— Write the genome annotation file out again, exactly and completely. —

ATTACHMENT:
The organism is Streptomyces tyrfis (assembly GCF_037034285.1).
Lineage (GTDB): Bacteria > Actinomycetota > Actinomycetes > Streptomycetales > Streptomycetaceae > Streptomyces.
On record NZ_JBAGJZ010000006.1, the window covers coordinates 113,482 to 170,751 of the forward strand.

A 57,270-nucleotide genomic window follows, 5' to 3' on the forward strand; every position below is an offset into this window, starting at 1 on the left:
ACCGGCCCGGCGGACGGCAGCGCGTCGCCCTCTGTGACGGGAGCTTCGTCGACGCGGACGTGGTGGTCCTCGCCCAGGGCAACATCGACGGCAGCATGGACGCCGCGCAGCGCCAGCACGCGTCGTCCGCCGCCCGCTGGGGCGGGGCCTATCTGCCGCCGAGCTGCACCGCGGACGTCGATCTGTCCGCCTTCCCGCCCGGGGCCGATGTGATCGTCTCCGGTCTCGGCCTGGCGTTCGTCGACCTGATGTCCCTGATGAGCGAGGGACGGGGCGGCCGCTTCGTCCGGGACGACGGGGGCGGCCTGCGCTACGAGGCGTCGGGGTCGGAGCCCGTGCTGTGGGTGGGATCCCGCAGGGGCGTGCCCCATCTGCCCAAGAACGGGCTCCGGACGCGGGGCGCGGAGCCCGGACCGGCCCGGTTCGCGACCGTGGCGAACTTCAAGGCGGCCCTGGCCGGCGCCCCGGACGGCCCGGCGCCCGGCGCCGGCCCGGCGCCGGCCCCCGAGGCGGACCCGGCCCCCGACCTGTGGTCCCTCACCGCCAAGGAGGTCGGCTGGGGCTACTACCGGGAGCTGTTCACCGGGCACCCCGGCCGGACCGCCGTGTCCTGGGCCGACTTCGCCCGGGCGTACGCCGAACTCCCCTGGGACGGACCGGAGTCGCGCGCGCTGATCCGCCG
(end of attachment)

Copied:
The organism is Streptomyces tyrfis (assembly GCF_037034285.1).
Lineage (GTDB): Bacteria > Actinomycetota > Actinomycetes > Streptomycetales > Streptomycetaceae > Streptomyces.
On record NZ_JBAGJZ010000006.1, the window covers coordinates 113,482 to 170,751 of the forward strand.

A 57,270-nucleotide genomic window follows, 5' to 3' on the forward strand; every position below is an offset into this window, starting at 1 on the left:
ACCGGCCCGGCGGACGGCAGCGCGTCGCCCTCTGTGACGGGAGCTTCGTCGACGCGGACGTGGTGGTCCTCGCCCAGGGCAACATCGACGGCAGCATGGACGCCGCGCAGCGCCAGCACGCGTCGTCCGCCGCCCGCTGGGGCGGGGCCTATCTGCCGCCGAGCTGCACCGCGGACGTCGATCTGTCCGCCTTCCCGCCCGGGGCCGATGTGATCGTCTCCGGTCTCGGCCTGGCGTTCGTCGACCTGATGTCCCTGATGAGCGAGGGACGGGGCGGCCGCTTCGTCCGGGACGACGGGGGCGGCCTGCGCTACGAGGCGTCGGGGTCGGAGCCCGTGCTGTGGGTGGGATCCCGCAGGGGCGTGCCCCATCTGCCCAAGAACGGGCTCCGGACGCGGGGCGCGGAGCCCGGACCGGCCCGGTTCGCGACCGTGGCGAACTTCAAGGCGGCCCTGGCCGGCGCCCCGGACGGCCCGGCGCCCGGCGCCGGCCCGGCGCCGGCCCCCGAGGCGGACCCGGCCCCCGACCTGTGGTCCCTCACCGCCAAGGAGGTCGGCTGGGGCTACTACCGGGAGCTGTTCACCGGGCACCCCGGCCGGACCGCCGTGTCCTGGGCCGACTTCGCCCGGGCGTACGCCGAACTCCCCTGGGACGGACCGGAGTCGCGCGCGCTGATCCGCCG